“I am El Shaddai. Walk in My ways and be blameless.” Genesis 17:1 (JPS commentary on Genesis)
El Shaddai – Certainly you realize that God’s personal name, revealed in Exodus 4, has been vocally lost. Yod-Hey-Vav-Hey are the consonants of that name, but the actual vocalization of this name disappeared in the Jewish reticence to speak the divine name. But this isn’t the only name of God that we have lost along the way. El Shaddai is another lost name, not because we don’t know how to pronounce it but because we don’t really know what it means or where it came from.
El Shaddai appears nine times in the Torah. Twenty-eight of the remaining thirty occurrences are in poetic texts like Job and Psalms. In fact, all of the true prose occurrences are found only in Genesis. Thus, God can say to Moses, “I appeared to Abraham, Isaac and Jacob as El Shaddai” (Exodus 6:3), but now God will be known by the divine name YHWH. What this means is that the name El Shaddai is not only very, very old, it is also connected to an ancient tradition and source that we no longer understand. Abraham knew the meaning of this name. So did his son and grandson. But today we can only guess at its meaning. Check a dozen different translations of this passage and you are likely to get at least a half-dozen different renderings. Modern scholarship sometimes connects this name with the Akkadian word for “mountain,” but even that is conjecture. The hard truth is that we have a text that is so old we no longer know what the word really means.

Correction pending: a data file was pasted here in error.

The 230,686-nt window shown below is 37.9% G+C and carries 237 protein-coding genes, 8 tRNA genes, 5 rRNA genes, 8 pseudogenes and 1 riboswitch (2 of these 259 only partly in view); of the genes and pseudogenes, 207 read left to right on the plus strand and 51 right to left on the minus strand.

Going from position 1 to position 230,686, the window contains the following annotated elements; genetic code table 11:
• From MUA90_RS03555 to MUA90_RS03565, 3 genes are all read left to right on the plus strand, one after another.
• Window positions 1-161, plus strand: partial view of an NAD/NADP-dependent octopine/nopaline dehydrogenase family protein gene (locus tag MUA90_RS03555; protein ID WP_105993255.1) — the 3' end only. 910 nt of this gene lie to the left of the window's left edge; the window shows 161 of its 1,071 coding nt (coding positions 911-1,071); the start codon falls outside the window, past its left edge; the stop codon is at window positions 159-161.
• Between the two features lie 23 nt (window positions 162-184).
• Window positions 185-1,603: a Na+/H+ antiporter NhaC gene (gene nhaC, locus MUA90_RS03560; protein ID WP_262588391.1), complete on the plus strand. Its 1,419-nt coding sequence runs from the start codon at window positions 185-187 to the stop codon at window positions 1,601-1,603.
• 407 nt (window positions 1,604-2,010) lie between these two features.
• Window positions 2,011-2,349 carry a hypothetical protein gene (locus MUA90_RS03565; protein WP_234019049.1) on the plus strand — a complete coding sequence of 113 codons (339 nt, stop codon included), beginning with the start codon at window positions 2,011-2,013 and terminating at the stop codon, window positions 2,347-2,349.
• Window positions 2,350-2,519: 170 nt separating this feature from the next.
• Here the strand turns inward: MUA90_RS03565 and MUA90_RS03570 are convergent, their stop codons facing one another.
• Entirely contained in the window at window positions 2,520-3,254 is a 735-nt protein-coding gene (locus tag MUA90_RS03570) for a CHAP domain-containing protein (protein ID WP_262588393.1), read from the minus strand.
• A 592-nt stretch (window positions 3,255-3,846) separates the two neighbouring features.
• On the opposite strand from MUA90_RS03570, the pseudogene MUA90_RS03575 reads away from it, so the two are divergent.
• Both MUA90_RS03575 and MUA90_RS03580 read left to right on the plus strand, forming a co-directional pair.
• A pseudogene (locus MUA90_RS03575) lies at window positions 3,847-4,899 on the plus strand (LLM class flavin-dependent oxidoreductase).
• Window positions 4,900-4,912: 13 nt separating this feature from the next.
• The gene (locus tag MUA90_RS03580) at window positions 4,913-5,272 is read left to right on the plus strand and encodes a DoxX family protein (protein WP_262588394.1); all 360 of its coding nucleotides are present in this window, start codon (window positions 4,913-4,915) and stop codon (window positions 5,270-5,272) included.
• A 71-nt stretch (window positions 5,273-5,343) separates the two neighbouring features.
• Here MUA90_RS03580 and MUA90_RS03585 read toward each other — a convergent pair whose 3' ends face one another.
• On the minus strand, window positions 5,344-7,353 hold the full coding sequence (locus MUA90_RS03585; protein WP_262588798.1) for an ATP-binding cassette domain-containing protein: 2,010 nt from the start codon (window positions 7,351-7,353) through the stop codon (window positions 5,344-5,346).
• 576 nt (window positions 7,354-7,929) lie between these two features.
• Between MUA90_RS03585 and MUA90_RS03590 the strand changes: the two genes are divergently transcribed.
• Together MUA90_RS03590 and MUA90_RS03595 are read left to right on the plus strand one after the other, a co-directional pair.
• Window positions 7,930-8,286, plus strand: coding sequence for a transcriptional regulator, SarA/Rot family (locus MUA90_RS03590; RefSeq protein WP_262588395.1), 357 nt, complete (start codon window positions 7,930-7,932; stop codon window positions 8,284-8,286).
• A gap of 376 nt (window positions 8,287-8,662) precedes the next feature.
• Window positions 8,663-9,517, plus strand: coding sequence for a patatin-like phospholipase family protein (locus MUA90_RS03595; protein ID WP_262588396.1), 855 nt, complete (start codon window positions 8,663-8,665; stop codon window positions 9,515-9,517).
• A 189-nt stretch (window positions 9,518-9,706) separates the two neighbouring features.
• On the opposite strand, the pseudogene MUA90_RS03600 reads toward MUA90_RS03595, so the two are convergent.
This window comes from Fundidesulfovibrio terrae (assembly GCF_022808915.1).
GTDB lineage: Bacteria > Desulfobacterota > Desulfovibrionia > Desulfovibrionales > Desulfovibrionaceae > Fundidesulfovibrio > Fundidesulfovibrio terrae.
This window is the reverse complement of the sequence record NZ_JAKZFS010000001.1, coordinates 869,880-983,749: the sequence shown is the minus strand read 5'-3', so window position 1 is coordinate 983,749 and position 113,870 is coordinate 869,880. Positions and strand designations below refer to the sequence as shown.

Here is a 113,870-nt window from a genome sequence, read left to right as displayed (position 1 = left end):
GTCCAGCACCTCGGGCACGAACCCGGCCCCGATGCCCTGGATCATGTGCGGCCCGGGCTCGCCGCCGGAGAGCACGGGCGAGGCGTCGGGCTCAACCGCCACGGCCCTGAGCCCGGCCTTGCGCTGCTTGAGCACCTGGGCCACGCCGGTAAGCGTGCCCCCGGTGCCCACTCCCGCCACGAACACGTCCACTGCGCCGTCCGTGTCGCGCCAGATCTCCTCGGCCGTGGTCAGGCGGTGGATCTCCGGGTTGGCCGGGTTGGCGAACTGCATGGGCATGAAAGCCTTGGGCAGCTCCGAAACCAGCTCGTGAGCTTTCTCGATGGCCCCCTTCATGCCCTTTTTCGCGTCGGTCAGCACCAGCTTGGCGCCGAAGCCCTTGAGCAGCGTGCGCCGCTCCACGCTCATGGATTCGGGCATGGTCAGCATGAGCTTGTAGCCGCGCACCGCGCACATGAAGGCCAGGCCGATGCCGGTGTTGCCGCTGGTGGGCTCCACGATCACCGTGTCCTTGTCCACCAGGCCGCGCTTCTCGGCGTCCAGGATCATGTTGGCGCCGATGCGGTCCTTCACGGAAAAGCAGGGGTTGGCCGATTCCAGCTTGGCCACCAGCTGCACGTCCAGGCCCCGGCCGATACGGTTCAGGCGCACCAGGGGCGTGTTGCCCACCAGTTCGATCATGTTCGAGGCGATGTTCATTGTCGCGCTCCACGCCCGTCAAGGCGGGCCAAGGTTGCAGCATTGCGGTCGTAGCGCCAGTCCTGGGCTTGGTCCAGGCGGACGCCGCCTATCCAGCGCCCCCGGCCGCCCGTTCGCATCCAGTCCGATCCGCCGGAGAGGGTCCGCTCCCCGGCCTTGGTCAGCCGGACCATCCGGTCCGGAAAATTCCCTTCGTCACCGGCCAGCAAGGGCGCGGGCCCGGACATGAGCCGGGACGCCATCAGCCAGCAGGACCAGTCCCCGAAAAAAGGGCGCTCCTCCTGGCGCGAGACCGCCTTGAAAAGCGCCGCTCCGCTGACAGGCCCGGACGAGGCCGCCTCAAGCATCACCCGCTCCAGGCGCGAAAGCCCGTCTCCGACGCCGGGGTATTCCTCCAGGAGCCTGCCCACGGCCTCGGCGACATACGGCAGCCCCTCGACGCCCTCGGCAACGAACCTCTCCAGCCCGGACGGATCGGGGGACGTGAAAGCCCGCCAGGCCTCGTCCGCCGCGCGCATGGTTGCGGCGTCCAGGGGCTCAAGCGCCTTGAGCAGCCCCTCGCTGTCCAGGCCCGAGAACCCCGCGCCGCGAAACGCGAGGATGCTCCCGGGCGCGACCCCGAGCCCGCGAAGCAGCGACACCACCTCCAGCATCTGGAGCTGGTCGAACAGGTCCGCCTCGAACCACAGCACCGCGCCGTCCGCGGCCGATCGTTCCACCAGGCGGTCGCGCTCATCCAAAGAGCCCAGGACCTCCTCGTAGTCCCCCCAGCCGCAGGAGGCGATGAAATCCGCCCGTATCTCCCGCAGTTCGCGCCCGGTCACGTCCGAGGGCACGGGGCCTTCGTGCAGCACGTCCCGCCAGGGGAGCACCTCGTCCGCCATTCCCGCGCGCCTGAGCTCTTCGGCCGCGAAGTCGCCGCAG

Does this make you uncomfortable? Do you feel somehow less familiar with the great God of Israel, the Holy One, the Almighty if you recognize that some things about Him have been lost? I do. I want to know all about Him. I want to know what Abraham knew. I want to hear Him speak to me, proclaiming His name so that I might honor it. But it is not to be. Just like you, I am thousands of years removed from God’s revelation to Abraham and there is no way to go back and recapture what Abraham knew.
That’s why the name of the One who restores my understanding of YHWH is so important to me. His name I know. It is Yeshua. When He says that all I need to know about the Father has been exhibited in Him, I feel a little relief. The great God of Abraham is not lost in the murky past. Yeshua proclaims Him. I don’t have to fret because I don’t know what Abraham knew. In fact, I am perhaps more fortunate than Abraham because I have the fuller revelation. Someday you and I will be able to sit with Abraham and ask him, “Father Abraham, tell me about El Shaddai.” That will be a wonderful conversation. Then he will ask, “Now, tell me about Yeshua,” and we will both rejoice.
Topical Index: El Shaddai, Genesis 17:1, Exodus 6:3, Abraham, Yeshua